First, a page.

I’ve admitted that I didn’t do the reading.

Somehow, in that surrender, lies the key to feeling more at peace in my own skin. Realising that I am who I am, warts and all, and that is enough. I am not claiming to have reached “enlightenment”. I am still insecure and afraid of many things, I still fear rejection, I am still human. And that is fine and good. But just as shading gives a drawing definition, our flaws help shape our character.
My insecurities affect me, but they don’t define me.

St. Augustine’s most overused quotation is, “You have made us for yourself, O Lord, and our hearts are restless until they rests in you.”

The quote’s popularity is, in itself, telling. We relate to the phrase “our hearts are restless” so much because we are restless. We seek
and seek but we do not find because we seek in the world.

But we are not made for this world. At least, that’s my belief. We desire more, something greater which cannot be found in this life.

An image comes to mind of a barren wasteland in which I stand, seeking out some form of life, some sign of colour in a colourless world. I run and run, seeking in vain, trying so hard to feel and to see something which I haven’t felt or seen before but I know exists somehow. Eventually I trip and fall into the dust. At first, I want to give up, and so I weep, as all feels lost.
But then I open my eyes and notice that where my tears have fallen, a small flower has sprouted and it is the most beautiful thing I have ever seen.

It is in surrender that we find what we are seeking, we cannot find it on our own.

And what we are seeking is God. Nothing else. And He is waiting for us all.

No matter your creed, code, culture or religion, try and say a prayer
now. Reach into that place in yourself that is hurting, and then lift it up to the I AM, the Divine Being. Realise that He is here, right now, within you, around you and that you are in Him, and He IS Eternity.

Peace and Happy Feast of St. Dominic.

“Very truly, I tell you, unless a grain of wheat falls into the earth and dies, it remains just a single grain; but if it dies, it bears much fruit.” – Jesus Christ

Little “Christian” Boxes


Image Credit: Gisela Giardino

Labels are ridiculous things.

They push up the price and they make clothes more difficult to iron.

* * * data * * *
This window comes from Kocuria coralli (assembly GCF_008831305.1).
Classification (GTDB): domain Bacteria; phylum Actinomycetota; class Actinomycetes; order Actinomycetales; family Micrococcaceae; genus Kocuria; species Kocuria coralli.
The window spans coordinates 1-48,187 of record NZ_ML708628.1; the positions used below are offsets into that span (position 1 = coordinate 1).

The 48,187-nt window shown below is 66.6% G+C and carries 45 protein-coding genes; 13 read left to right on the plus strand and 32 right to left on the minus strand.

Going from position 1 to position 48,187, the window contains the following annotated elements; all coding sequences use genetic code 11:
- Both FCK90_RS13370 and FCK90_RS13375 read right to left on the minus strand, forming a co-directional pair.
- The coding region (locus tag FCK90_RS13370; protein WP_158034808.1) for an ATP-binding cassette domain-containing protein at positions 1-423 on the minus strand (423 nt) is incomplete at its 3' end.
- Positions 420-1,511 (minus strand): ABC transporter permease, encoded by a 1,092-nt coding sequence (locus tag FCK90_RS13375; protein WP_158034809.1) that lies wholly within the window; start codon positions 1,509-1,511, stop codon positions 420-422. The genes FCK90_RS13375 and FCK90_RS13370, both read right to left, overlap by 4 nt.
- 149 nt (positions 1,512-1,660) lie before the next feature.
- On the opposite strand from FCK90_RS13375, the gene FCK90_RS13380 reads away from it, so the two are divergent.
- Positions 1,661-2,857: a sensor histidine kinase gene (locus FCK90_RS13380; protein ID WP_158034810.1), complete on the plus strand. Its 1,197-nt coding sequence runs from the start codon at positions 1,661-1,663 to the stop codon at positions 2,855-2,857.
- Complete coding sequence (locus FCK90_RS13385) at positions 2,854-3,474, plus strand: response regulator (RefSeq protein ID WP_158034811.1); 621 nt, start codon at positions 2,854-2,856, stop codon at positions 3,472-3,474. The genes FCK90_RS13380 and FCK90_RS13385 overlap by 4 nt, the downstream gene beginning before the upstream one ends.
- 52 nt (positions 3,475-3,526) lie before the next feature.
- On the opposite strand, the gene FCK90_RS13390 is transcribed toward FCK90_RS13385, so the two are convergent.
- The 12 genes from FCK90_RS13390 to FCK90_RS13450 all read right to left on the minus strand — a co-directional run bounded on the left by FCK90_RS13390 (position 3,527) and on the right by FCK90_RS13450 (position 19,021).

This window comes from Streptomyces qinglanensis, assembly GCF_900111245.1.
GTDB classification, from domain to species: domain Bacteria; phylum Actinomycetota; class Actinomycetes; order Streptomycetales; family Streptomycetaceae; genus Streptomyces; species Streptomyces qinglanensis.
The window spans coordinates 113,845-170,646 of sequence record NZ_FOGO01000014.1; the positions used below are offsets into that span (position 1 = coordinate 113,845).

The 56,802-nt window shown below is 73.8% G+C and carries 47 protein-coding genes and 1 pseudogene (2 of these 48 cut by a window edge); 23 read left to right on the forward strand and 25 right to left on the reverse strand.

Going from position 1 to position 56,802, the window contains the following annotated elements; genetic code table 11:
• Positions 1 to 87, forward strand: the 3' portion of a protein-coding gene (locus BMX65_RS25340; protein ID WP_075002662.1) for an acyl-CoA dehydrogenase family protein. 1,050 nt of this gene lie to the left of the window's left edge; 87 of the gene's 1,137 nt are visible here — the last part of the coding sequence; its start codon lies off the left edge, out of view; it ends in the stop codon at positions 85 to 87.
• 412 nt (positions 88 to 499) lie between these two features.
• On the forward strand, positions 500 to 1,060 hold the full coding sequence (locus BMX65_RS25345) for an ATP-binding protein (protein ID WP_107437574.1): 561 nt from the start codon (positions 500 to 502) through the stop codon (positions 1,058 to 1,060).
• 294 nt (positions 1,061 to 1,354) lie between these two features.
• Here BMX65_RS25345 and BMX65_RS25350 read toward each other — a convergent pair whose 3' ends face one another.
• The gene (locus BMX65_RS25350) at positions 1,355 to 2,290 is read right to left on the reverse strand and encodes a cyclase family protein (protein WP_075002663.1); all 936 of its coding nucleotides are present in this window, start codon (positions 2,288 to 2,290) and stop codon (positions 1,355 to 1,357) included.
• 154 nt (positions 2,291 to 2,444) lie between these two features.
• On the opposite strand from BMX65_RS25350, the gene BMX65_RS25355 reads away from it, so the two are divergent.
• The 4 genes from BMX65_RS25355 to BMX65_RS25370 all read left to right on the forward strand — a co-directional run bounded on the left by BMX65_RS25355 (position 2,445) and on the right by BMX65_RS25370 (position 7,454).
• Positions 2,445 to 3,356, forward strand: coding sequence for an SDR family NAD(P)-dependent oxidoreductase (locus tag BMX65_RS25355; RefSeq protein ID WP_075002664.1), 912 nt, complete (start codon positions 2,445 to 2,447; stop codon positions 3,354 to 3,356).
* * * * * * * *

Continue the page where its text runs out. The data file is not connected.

They also stop people from thinking for themselves.

I have been thinking a lot recently about the “ideal Church”. What would it look like? Who would be its members?
There appears to be a paradox in Christianity at first glance. We are told that our faith makes us fully who we are, yet often individual expression is frowned upon.It happens on all fronts, whether you are “liberal” or “conservative” or “whatever”.

Take a label like “Worship Music” – As Christians, we tend to accept that it is what it is and there is a certain sound to it and a certain way to play it. Who said that that was the case? Who decreed that henceforth all Christian songs shall be of the progression G,Em,C2,D ?
Who decreed that we shall repeat the chorus twenty times with more and more fervour each time?
Who said there should be a lull midway through where the “worship leader” can interject an emotive prayer?
Why should I like that kind of music? Why should I? Because I am Christian???

This ethos extends to bigger issues; That there are certain ways to act about particular topics.
Any choice to act contrary to the “done way” is seen as a rejection of the actual teaching.

“Hey come and stand on the corner with our anti-rhubarb pie pickets!”
“Erm….. I…”
“You are anti-rhubarb pie aren’t you?”
“Well… yeah…”
“Great! Come along!”

If I don’t want to picket rhubarb pie, does that exclude me from the club? Am I somehow less committed? Who decided that picketing on the corner was the best approach anyway? Sure, someone did, somewhere down the line but since then no one else has bothered questioning the status quo. “It’s just how it’s done.”

Protest Picket Pie

Image Credit: Kheel Center (modified)

Okay, I know I am generalising and exaggerating. But I am doing so for effect.

The question is, what does a Christian look like? Hopefully, themselves.

We don’t sign away our personalities at our baptism. Sure, we put on Christ, we change our lives and our priorities, but it doesn’t mean we can’t be who we are. I believe that at our cores, we are good, we are made in the image and likeness of God. After we were created, God saw that all creation was very good. I feel quite convicted that our belief in God should draw out our uniqueness, draw out who we were created to be. It should not conform us to a box. There is no Christian box.

My friend pointed something out to me recently which took me by surprise. I was essentially telling him everything I have just written above and he responded, “I don’t want my Church to conform to me. It should challenge me.”

It was that comment that prompted me to write this post. He is of course, spot on.
At the crux of this debate is, what is the purpose of Church? To bring together believers? To praise and glorify God? To have communion with God?
Perhaps there is a clue in the final words of the Mass. “The Mass has ended, go forth to love and to serve the Lord.” To which we respond, “Thanks be to God!”

My challenge is to stop being so focused on the inward functioning’s and dynamic of the Church and to flipping get out into the field and make a difference in other people’s lives.
My prayer is that we, I, may let go of my preconceptions of how a Christian should be and rather let my heart be led by love.

Perhaps the inverse argument is true… Perhaps when I can embrace all variations of the Christian expression, rather than expect Church to embrace me, perhaps then we have the beginnings of a truly Catholic Church.